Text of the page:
Tag: Prophet

Prophetic Preaching

A.W. Tozerby A.W. Tozer

Am I now trying to win the approval of men, or of God? Or am I trying to please men? If I were still trying to please men, I would not be a servant of Christ. Galatians 1:10

If Christianity is to receive a rejuvenation, it must be by other means than any now being used. If the Church in the second half of this century is to recover from the injuries she suffered in the first half, there must appear a new type of preacher. The proper, ruler-of-the-synagogue type will never do. Neither will the priestly type of man who carries out his duties, takes his pay and asks no questions, nor the smooth-talking pastoral type who knows how to make the Christian religion acceptable to everyone. All these have been tried and found wanting.

Another kind of religious leader must arise among us. He must be of the old prophet type, a man who has seen visions of God and has heard a voice from the Throne. When he comes (and I pray God there will be not one but many), he will stand in flat contradiction to everything our smirking, smooth civilization holds dear. He will contradict, denounce and protest in the name of God and will earn the hatred and opposition of a large segment of Christendom. Such a man is likely to be lean, rugged, blunt-spoken and a little bit angry with the world. He will love Christ and the souls of men to the point of willingness to die for the glory of the One and the salvation of the other. But he will fear nothing that breathes with mortal breath.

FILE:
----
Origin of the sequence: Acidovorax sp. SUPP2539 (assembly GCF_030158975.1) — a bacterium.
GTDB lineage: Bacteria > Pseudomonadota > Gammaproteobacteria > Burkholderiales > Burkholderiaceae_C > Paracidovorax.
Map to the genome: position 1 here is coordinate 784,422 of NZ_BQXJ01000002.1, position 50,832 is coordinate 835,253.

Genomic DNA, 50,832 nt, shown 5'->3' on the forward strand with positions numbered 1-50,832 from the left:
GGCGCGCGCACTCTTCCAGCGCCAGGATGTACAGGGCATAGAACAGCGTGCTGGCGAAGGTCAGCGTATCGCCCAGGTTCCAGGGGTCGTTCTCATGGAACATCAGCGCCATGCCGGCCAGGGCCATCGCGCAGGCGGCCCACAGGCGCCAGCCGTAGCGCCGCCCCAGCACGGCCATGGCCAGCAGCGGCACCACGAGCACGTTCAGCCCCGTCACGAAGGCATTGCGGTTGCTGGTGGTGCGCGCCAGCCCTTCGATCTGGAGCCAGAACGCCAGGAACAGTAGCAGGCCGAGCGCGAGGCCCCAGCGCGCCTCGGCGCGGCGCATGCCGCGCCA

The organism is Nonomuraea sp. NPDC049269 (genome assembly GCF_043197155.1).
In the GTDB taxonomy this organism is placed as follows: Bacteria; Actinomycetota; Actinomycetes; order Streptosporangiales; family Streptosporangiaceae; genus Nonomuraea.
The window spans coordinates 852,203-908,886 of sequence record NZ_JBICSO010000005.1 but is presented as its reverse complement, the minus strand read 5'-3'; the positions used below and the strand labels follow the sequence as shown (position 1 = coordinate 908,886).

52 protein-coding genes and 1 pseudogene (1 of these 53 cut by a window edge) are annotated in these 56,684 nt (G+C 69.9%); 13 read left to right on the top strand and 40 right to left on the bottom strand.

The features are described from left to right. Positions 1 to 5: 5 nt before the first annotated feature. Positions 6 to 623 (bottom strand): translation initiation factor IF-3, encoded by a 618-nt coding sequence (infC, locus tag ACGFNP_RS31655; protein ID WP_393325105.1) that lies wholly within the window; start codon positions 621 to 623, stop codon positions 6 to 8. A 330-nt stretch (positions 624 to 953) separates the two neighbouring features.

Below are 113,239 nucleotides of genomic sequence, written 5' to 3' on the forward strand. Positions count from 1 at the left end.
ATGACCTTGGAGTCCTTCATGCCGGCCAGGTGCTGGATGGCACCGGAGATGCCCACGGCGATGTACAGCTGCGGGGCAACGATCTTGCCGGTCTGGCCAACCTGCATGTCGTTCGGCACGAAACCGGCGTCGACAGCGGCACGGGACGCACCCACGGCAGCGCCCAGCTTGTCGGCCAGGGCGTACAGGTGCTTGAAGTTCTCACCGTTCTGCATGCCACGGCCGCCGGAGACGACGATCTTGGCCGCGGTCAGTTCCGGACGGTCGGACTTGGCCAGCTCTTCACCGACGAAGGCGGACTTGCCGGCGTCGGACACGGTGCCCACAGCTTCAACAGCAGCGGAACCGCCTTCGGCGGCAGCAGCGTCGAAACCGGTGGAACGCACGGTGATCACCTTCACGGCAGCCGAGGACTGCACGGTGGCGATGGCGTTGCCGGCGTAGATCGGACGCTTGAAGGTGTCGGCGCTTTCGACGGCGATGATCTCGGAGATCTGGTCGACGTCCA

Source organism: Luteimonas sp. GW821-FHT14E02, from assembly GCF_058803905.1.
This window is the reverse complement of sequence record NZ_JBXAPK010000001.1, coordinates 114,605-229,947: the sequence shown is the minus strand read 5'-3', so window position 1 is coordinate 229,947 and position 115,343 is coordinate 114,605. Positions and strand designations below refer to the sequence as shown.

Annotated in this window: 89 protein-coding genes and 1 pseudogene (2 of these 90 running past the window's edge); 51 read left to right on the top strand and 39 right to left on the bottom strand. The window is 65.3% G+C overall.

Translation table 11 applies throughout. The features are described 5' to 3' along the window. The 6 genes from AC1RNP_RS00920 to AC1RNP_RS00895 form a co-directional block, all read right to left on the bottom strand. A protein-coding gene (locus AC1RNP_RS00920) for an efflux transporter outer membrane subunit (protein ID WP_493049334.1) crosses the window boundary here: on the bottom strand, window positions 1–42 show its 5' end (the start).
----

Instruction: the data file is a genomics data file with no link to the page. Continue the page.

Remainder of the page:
This is only to say that we need to have the gifts of the Spirit restored again to the Church. And it is my belief that the one gift we need most now is the gift of prophecy.

by A.W. Tozer

The Wilderness Voice

Vance Havnerby Vance Havner

The television performer watches his ratings, the politician his votes, the public speaker his applause, but the prophet who speaks for God is not governed by such responses. He delivers his message though it may fall on deaf ears and gain him only scorn and maybe a prison cell. Amos did not rate with the big-wigs of Bethel, nor did John the Baptist win applause in the courts of Herod. The forerunner had crowds but he stepped aside and left the center of the stage to One greater than himself. We live in a day when men will not endure sound doctrine but look instead for pleasant ticklers of itching ears. Is there not somewhere a coming prophet who will forget comfort and security and status and retirement benefits for the loneliness of a Jeremiah, the perils of a Savonarola, the conflicts of a Luther, to speak for God in these last days? Barclay says that the settled ministry has always resented wandering prophets who disturb their congregations. So the wilderness voice is not welcome either at home or abroad. But his reward is in the approval of God and the verdict of history.

by Vance Havner